Beyond the skyline of Toledo stands the Toledo Institute of Astronomy, the nation's premier center of astronomical discovery and a beacon of scientific learning for astronomers far and wide. One of these is George Dermont, a dreamer and a man of deep faith, who's trying to prove the scientific existence of a Gateway to God, and speaks to ancient gods and believes they speak back. Its newest star is Irene Sparks, a pragmatist and mathematician invited to lead the Institute's work on a massive superconductor being constructed below Toledo. This would be a scientist's dream come true, but it's particularly poignant for Irene who has been in self-imposed exile from Toledo and her estranged alcoholic mother, Bernice. When Bernice dies unexpectedly, Irene resolves to return to Toledo, and sets in motion a series of events which place George and Irene on a collision course with love, destiny, and fate.
George and Irene were born to be together. Literally. Their mothers, friends since childhood, hatched a plan to get pregnant together, raise the children together and then separate them so as to become each other's soulmates as adults. Can true love exist if engineered from birth?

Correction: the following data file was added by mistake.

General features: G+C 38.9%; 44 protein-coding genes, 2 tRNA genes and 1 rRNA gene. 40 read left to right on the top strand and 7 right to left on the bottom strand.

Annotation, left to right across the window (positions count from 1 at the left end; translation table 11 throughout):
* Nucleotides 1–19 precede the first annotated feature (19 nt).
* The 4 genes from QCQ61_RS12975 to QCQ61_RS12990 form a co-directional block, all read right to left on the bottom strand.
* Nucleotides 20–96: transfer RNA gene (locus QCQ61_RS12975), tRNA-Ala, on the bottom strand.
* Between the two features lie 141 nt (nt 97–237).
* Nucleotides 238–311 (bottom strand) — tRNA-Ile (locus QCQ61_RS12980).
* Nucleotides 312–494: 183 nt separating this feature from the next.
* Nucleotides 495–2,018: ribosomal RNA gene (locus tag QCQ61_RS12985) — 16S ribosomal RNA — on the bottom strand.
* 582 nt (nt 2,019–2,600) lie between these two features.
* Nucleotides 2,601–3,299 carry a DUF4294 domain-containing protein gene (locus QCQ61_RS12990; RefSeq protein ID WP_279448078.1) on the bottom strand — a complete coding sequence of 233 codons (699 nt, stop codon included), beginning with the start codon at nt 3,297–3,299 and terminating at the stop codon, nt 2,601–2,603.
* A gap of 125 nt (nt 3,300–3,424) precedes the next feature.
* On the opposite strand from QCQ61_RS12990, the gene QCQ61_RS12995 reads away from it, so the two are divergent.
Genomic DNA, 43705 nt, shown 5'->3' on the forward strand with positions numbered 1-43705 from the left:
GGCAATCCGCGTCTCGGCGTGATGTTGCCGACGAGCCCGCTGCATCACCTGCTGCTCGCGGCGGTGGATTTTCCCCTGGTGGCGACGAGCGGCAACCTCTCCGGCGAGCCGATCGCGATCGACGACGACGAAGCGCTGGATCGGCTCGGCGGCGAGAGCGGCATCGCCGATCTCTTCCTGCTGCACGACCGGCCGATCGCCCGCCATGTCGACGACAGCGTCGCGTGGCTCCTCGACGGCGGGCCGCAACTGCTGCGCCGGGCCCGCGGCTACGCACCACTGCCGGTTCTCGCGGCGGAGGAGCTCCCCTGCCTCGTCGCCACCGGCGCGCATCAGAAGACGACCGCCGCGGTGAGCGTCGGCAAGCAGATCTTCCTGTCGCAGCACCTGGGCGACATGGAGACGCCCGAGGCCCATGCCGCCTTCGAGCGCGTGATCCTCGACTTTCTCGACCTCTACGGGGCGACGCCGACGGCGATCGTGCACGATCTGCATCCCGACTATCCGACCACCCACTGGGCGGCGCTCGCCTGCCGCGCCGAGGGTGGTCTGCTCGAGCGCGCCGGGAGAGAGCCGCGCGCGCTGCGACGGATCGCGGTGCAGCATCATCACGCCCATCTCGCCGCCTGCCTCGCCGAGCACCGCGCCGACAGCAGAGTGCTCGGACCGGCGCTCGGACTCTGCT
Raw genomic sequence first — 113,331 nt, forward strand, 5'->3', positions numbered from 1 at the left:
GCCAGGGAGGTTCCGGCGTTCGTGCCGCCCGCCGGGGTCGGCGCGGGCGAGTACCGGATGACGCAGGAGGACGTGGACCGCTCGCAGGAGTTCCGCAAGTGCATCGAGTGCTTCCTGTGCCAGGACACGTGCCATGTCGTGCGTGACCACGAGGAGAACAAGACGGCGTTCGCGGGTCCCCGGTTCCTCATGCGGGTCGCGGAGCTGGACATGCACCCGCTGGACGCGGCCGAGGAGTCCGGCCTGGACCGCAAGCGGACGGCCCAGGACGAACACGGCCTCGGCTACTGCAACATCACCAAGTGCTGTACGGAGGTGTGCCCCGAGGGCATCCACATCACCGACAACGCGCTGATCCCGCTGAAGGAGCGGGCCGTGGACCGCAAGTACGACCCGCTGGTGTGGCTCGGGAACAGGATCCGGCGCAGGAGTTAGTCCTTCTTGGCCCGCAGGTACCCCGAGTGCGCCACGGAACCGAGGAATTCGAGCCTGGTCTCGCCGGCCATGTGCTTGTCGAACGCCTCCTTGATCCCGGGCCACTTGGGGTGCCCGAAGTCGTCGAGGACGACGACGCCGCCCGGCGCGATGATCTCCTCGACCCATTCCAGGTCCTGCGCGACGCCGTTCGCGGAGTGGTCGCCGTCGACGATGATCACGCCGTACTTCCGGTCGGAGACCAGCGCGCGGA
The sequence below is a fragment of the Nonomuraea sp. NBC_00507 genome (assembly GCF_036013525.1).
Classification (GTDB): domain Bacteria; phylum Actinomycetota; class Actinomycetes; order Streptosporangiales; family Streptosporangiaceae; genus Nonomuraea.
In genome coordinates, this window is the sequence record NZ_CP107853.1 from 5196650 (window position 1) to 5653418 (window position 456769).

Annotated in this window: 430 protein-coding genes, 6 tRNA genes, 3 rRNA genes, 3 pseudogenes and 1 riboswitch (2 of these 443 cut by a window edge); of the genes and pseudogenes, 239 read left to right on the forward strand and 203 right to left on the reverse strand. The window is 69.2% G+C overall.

Lydia Netzer's How to Tell Toledo from the Night Sky is a mind-bending, heart-shattering love story for dreamers and pragmatists alike, exploring the conflicts of fate and determinism, and asking how much of life is under our control and what is pre-ordained in the stars.
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Less science, more mystery and romance, please!
Not enough negative adjectives for this book
Lydia Netzer: NEVER Joshilyn Jackson is an amazing author and her narrations of her own novels are wonderful.
What genre is it--fiction??Science fiction?? Fantasy? Ramblings from someone trying to fill up pages?
Multiple narrators--there were too many characters for one person to do. Jackson's voice doesn't lend itself to many of the characters very well.
The research assistant, George's dad, the girl who is mute. There are so many terrible characters with terrible voices.
There are times during this book that it felt like a pre-teen was writing the novel, other times it sounded like the author was writing during a drug induced hallucination. The dialog between the characters is awkward--there really is no conversation in this book. Its terrible--I have no idea how this book got published.
- Nicole Steinbeck